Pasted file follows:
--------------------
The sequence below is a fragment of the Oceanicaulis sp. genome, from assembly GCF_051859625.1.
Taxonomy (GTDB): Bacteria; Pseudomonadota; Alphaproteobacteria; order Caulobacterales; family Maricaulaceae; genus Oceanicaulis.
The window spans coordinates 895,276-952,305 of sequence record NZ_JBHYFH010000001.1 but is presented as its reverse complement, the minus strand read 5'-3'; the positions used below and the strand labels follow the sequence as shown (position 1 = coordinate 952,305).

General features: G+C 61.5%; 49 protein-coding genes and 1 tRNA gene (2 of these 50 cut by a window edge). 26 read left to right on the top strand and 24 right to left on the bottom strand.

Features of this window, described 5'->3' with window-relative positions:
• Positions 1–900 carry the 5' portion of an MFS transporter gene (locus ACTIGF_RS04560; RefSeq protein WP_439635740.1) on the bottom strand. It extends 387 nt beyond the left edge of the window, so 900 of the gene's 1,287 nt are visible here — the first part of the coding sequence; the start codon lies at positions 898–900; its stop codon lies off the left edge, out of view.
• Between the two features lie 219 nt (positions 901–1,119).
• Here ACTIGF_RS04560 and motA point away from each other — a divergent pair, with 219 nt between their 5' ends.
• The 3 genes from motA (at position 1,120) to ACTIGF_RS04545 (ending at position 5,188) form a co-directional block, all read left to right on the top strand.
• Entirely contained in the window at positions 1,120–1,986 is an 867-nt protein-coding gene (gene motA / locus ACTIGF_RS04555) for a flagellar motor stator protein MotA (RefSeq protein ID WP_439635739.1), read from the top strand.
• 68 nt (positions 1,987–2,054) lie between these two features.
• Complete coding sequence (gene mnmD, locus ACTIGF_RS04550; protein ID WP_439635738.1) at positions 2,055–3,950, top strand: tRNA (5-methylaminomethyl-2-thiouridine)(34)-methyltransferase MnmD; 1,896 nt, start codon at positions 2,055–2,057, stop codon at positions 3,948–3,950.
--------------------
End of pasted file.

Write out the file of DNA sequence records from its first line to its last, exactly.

The sequence below is a fragment of the Oceanicaulis sp. genome, from assembly GCF_051859625.1.
Taxonomy (GTDB): Bacteria; Pseudomonadota; Alphaproteobacteria; order Caulobacterales; family Maricaulaceae; genus Oceanicaulis.
The window spans coordinates 895,276-952,305 of sequence record NZ_JBHYFH010000001.1 but is presented as its reverse complement, the minus strand read 5'-3'; the positions used below and the strand labels follow the sequence as shown (position 1 = coordinate 952,305).

General features: G+C 61.5%; 49 protein-coding genes and 1 tRNA gene (2 of these 50 cut by a window edge). 26 read left to right on the top strand and 24 right to left on the bottom strand.

Features of this window, described 5'->3' with window-relative positions:
• Positions 1–900 carry the 5' portion of an MFS transporter gene (locus ACTIGF_RS04560; RefSeq protein WP_439635740.1) on the bottom strand. It extends 387 nt beyond the left edge of the window, so 900 of the gene's 1,287 nt are visible here — the first part of the coding sequence; the start codon lies at positions 898–900; its stop codon lies off the left edge, out of view.
• Between the two features lie 219 nt (positions 901–1,119).
• Here ACTIGF_RS04560 and motA point away from each other — a divergent pair, with 219 nt between their 5' ends.
• The 3 genes from motA (at position 1,120) to ACTIGF_RS04545 (ending at position 5,188) form a co-directional block, all read left to right on the top strand.
• Entirely contained in the window at positions 1,120–1,986 is an 867-nt protein-coding gene (gene motA / locus ACTIGF_RS04555) for a flagellar motor stator protein MotA (RefSeq protein ID WP_439635739.1), read from the top strand.
• 68 nt (positions 1,987–2,054) lie between these two features.
• Complete coding sequence (gene mnmD, locus ACTIGF_RS04550; protein ID WP_439635738.1) at positions 2,055–3,950, top strand: tRNA (5-methylaminomethyl-2-thiouridine)(34)-methyltransferase MnmD; 1,896 nt, start codon at positions 2,055–2,057, stop codon at positions 3,948–3,950.